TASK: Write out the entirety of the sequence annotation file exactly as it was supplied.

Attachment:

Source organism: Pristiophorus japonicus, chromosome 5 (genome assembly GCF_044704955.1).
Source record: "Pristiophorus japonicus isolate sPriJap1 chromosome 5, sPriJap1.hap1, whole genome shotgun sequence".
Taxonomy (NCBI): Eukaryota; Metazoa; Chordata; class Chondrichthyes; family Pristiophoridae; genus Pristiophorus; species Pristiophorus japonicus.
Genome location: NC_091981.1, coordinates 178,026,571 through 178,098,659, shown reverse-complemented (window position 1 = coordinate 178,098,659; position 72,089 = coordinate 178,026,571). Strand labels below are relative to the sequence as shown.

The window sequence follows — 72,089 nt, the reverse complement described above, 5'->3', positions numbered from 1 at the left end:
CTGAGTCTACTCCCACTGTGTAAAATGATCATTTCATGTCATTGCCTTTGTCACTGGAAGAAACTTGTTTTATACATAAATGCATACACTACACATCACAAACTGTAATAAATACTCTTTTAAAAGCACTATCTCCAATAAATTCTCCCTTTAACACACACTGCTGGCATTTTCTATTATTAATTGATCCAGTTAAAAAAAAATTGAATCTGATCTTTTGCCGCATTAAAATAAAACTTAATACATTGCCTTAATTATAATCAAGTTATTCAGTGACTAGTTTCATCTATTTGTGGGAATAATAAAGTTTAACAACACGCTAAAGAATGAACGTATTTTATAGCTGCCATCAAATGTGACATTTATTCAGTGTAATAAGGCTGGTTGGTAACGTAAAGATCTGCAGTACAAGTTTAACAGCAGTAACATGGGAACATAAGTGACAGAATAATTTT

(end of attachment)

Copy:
Source organism: Pristiophorus japonicus, chromosome 5 (genome assembly GCF_044704955.1).
Source record: "Pristiophorus japonicus isolate sPriJap1 chromosome 5, sPriJap1.hap1, whole genome shotgun sequence".
Taxonomy (NCBI): Eukaryota; Metazoa; Chordata; class Chondrichthyes; family Pristiophoridae; genus Pristiophorus; species Pristiophorus japonicus.
Genome location: NC_091981.1, coordinates 178,026,571 through 178,098,659, shown reverse-complemented (window position 1 = coordinate 178,098,659; position 72,089 = coordinate 178,026,571). Strand labels below are relative to the sequence as shown.

The window sequence follows — 72,089 nt, the reverse complement described above, 5'->3', positions numbered from 1 at the left end:
CTGAGTCTACTCCCACTGTGTAAAATGATCATTTCATGTCATTGCCTTTGTCACTGGAAGAAACTTGTTTTATACATAAATGCATACACTACACATCACAAACTGTAATAAATACTCTTTTAAAAGCACTATCTCCAATAAATTCTCCCTTTAACACACACTGCTGGCATTTTCTATTATTAATTGATCCAGTTAAAAAAAAATTGAATCTGATCTTTTGCCGCATTAAAATAAAACTTAATACATTGCCTTAATTATAATCAAGTTATTCAGTGACTAGTTTCATCTATTTGTGGGAATAATAAAGTTTAACAACACGCTAAAGAATGAACGTATTTTATAGCTGCCATCAAATGTGACATTTATTCAGTGTAATAAGGCTGGTTGGTAACGTAAAGATCTGCAGTACAAGTTTAACAGCAGTAACATGGGAACATAAGTGACAGAATAATTTT